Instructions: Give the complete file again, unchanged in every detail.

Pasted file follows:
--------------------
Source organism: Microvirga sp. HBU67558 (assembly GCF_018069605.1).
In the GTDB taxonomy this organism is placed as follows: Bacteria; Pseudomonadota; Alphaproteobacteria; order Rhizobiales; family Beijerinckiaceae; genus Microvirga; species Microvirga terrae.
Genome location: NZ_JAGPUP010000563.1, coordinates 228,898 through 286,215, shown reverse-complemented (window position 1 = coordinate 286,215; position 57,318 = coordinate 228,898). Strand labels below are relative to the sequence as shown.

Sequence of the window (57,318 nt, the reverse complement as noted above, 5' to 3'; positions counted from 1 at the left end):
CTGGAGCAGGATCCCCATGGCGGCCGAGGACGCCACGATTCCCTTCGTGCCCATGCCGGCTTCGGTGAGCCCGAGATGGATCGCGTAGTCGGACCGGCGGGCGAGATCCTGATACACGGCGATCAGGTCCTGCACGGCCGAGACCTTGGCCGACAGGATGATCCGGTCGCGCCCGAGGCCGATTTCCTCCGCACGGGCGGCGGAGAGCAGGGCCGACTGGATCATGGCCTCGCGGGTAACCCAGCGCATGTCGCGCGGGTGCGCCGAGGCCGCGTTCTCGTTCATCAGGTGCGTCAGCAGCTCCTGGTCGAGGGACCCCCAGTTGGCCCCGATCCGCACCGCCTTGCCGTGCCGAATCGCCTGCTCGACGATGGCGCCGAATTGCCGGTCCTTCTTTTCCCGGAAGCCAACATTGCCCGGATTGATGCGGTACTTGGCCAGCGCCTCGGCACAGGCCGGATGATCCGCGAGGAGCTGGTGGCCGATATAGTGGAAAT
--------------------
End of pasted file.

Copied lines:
Source organism: Microvirga sp. HBU67558 (assembly GCF_018069605.1).
In the GTDB taxonomy this organism is placed as follows: Bacteria; Pseudomonadota; Alphaproteobacteria; order Rhizobiales; family Beijerinckiaceae; genus Microvirga; species Microvirga terrae.
Genome location: NZ_JAGPUP010000563.1, coordinates 228,898 through 286,215, shown reverse-complemented (window position 1 = coordinate 286,215; position 57,318 = coordinate 228,898). Strand labels below are relative to the sequence as shown.

Sequence of the window (57,318 nt, the reverse complement as noted above, 5' to 3'; positions counted from 1 at the left end):
CTGGAGCAGGATCCCCATGGCGGCCGAGGACGCCACGATTCCCTTCGTGCCCATGCCGGCTTCGGTGAGCCCGAGATGGATCGCGTAGTCGGACCGGCGGGCGAGATCCTGATACACGGCGATCAGGTCCTGCACGGCCGAGACCTTGGCCGACAGGATGATCCGGTCGCGCCCGAGGCCGATTTCCTCCGCACGGGCGGCGGAGAGCAGGGCCGACTGGATCATGGCCTCGCGGGTAACCCAGCGCATGTCGCGCGGGTGCGCCGAGGCCGCGTTCTCGTTCATCAGGTGCGTCAGCAGCTCCTGGTCGAGGGACCCCCAGTTGGCCCCGATCCGCACCGCCTTGCCGTGCCGAATCGCCTGCTCGACGATGGCGCCGAATTGCCGGTCCTTCTTTTCCCGGAAGCCAACATTGCCCGGATTGATGCGGTACTTGGCCAGCGCCTCGGCACAGGCCGGATGATCCGCGAGGAGCTGGTGGCCGATATAGTGGAAAT